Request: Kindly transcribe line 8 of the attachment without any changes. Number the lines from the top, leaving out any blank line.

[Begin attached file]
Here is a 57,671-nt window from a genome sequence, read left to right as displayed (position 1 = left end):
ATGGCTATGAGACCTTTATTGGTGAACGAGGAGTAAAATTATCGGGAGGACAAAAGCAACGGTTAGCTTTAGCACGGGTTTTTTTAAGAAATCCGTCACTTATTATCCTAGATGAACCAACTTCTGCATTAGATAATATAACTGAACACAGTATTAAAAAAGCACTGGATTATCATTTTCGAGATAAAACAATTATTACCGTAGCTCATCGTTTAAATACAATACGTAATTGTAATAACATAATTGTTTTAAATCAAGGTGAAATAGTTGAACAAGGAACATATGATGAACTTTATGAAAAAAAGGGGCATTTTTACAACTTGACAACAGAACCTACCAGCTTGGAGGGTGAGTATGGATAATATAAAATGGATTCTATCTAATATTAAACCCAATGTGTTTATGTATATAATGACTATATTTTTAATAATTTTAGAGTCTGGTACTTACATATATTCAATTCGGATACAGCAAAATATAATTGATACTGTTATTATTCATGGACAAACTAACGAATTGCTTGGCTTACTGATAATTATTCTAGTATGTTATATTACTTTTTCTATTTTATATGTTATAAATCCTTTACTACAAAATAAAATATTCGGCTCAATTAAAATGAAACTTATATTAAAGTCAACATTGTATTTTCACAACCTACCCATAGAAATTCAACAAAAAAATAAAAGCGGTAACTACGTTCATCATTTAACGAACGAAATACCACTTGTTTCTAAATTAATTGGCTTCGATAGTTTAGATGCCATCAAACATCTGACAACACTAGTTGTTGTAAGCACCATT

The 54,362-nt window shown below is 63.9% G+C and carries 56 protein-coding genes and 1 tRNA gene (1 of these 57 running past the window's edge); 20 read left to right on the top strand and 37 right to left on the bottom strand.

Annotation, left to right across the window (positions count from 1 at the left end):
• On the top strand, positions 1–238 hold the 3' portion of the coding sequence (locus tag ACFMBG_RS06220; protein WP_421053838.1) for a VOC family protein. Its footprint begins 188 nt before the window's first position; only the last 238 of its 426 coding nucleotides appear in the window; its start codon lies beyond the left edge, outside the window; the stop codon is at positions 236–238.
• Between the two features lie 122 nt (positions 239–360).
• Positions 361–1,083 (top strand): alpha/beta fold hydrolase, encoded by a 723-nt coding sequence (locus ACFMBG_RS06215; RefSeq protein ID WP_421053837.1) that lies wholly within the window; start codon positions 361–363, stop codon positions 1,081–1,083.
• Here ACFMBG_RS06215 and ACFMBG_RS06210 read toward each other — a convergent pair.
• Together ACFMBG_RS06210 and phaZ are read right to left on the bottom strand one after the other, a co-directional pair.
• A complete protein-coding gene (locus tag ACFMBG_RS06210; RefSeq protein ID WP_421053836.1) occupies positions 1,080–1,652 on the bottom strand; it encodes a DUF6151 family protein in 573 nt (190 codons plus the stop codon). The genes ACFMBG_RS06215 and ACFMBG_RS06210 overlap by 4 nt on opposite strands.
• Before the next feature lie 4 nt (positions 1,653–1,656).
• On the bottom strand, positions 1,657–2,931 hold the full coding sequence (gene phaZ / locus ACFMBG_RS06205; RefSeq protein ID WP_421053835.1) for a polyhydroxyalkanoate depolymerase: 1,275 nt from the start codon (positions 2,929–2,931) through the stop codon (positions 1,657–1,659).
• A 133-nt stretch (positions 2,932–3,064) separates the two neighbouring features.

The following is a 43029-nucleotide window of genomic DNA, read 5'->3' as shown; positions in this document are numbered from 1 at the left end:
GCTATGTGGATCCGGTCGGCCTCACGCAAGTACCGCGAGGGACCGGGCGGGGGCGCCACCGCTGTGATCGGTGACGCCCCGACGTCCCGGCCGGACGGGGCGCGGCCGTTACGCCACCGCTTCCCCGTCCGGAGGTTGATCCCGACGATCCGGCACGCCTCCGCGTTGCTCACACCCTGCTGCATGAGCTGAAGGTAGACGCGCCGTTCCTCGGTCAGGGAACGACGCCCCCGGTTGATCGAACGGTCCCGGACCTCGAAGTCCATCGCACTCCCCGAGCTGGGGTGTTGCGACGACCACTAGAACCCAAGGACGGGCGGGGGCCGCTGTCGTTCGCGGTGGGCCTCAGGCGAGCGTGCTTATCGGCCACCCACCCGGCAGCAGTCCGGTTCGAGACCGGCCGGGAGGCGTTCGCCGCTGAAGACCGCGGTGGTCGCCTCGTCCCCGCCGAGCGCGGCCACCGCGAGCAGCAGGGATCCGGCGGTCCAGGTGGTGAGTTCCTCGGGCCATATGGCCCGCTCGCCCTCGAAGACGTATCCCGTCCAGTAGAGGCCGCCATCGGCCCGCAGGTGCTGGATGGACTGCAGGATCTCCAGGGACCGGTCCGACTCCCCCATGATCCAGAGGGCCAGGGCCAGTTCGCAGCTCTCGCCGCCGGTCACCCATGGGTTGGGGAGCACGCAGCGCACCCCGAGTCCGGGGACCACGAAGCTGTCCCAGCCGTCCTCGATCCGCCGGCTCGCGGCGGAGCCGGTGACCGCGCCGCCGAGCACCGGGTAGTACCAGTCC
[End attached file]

• Here ACFMBG_RS06215 and ACFMBG_RS06210 read toward each other — a convergent pair.